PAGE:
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DEAR ABBY: I am more than 60 years of age and have been married 25 years. My husband and I have been living apart for five years, but he will not agree to a legal separation. (We have no children.)

I have been forced to agree to minimal monthly support. However, our agreement has never been put in writing because my husband will not agree to anything formal, and I cannot afford to hire a lawyer to represent me. My husband is involved in another relationship now, but says he has no intention of divorcing me.

My problem: I filed for Social Security, and he reduced my monthly support payment by the same amount, thus leaving me in the same financial position I was in before -- nothing left for savings or emergencies. I want to work, but he has threatened to further reduce the monthly payment by the amount I would receive from working. I would not be able to "hide" money I earn, because we file joint income tax returns. My husband's position with regard to this leaves me frustrated and without incentive.

Please give me some advice. A divorce will be very involved since there is a lot of money and property at stake. I have consulted two lawyers; each one asked for a significant retainer fee, not to mention the $250 to $350 just to consult with them. I am stuck. I really need help. -- PRISONER IN SOUTHERN CALIFORNIA

DEAR PRISONER: I spoke with prominent California family law specialist Jill Greenspahn. I think you will be interested in what she has to say:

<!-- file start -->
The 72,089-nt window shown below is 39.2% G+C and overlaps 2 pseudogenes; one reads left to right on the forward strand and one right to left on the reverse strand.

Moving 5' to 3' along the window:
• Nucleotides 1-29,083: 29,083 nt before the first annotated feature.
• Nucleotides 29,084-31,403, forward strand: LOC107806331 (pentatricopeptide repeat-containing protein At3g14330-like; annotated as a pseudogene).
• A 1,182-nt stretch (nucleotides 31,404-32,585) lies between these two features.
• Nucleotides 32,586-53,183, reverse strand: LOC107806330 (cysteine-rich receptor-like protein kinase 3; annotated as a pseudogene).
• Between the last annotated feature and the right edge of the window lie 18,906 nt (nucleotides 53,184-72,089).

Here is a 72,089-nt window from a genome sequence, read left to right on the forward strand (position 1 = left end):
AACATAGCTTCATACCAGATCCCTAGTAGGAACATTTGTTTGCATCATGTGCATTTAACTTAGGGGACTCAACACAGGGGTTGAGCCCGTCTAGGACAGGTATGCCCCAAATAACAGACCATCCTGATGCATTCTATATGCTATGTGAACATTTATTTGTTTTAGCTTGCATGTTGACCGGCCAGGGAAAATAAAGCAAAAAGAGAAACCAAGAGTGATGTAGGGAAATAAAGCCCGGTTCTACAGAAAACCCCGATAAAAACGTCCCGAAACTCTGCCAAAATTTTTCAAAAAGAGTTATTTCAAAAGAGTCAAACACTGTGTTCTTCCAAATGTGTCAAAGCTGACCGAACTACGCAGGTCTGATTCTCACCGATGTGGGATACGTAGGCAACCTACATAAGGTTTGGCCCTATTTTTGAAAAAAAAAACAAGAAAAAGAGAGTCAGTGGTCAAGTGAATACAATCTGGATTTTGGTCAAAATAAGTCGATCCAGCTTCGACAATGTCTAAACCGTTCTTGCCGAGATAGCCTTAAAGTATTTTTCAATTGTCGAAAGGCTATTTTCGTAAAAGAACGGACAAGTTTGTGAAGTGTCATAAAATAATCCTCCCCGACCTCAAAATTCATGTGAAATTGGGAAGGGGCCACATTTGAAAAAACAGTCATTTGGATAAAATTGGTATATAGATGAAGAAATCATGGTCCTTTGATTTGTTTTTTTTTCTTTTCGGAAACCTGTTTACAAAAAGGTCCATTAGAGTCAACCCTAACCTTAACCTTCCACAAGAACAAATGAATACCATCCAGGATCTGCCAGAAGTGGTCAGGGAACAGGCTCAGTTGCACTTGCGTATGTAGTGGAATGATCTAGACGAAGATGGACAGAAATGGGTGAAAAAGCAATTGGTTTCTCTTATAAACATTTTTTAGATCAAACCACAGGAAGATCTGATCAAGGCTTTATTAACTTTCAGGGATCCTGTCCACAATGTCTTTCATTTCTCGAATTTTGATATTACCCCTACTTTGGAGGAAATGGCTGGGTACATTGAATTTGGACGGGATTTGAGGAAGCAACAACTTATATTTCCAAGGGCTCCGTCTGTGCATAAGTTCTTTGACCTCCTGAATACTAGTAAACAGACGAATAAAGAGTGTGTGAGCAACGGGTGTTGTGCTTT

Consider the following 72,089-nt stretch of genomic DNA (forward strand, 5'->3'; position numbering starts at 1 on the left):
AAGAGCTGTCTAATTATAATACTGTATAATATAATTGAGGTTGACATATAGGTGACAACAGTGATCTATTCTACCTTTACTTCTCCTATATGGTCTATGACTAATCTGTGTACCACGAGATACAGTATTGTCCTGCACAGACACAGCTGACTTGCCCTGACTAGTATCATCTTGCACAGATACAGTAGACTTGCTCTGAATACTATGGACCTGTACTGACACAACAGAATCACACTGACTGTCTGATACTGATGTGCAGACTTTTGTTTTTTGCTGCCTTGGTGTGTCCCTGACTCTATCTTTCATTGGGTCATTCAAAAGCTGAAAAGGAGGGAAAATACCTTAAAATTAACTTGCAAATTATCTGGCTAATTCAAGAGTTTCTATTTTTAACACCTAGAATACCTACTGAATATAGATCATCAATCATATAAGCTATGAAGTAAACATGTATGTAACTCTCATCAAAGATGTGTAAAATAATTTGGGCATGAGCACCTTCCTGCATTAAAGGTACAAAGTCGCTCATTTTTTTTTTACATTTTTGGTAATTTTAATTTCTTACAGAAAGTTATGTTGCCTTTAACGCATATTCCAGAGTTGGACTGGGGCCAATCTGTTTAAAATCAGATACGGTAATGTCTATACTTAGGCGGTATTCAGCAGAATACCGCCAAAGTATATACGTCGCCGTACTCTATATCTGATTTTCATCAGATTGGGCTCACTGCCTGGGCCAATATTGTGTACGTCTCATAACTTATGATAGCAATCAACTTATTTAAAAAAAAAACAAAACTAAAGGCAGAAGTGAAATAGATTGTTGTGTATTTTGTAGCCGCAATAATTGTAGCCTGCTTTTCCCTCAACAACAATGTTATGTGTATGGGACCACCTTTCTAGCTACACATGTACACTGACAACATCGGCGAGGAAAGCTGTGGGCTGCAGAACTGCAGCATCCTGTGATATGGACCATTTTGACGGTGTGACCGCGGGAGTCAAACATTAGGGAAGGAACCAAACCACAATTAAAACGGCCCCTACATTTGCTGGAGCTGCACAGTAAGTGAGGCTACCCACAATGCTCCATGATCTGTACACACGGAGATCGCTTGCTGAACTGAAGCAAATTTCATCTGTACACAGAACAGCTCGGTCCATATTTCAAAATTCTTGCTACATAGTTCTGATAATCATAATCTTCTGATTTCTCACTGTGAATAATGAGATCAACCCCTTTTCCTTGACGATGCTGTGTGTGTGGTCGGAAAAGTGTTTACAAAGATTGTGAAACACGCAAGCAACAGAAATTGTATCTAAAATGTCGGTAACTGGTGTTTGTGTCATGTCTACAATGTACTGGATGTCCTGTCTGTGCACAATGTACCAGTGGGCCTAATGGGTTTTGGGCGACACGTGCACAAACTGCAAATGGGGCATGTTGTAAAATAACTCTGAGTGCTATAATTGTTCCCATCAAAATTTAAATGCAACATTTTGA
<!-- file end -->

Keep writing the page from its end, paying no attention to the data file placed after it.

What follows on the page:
(1) Your husband doesn't have to "agree" for you to have a legal separation.

(2) If you can't afford a lawyer, check into hiring a paralegal.

(3) You don't "have" to file a joint tax return. You can file separately if you wish.

(4) Since there is money and property to divide in your divorce, you can pledge a portion of it as payment for legal fees. But even more important, in California, the earner -- in your case, that's your husband -- MUST PROVIDE LEGAL FEES FOR THE WIFE'S REPRESENTATION -- and any lawyers worth their salt know that!

I'm pulling for you, dear lady.

DEAR ABBY: I always overeat when I'm watching television. I watch TV only at mealtime on weekends -- when I'm alone and tired from attending classes and doing homework. My parents work on the weekends, so I end up eating by myself.

I don't eat as much during the week because I have dinner with school friends, but when I'm alone I continue to eat -- even when I am full.

Abby, how can I control my desire to eat when I'm alone watching TV? -- ANNY IN SOUTH KOREA

DEAR ANNY: By understanding that what you are doing is feeding loneliness, and NOT your appetite. One way to break the habit would be to invite friends to join you for dinner on the weekends. Another way would be to refrain from watching TV while eating your dinner. Good luck.

What teens need to know about sex, drugs, AIDS and getting along with peers and parents is in "What Every Teen Should Know." To order, send a business-sized, self-addressed envelope, plus check or money order for $5 (U.S. funds) to: Dear Abby -- Teen Booklet, P.O. Box 447, Mount Morris, IL 61054-0447. (Postage is included in the price.)

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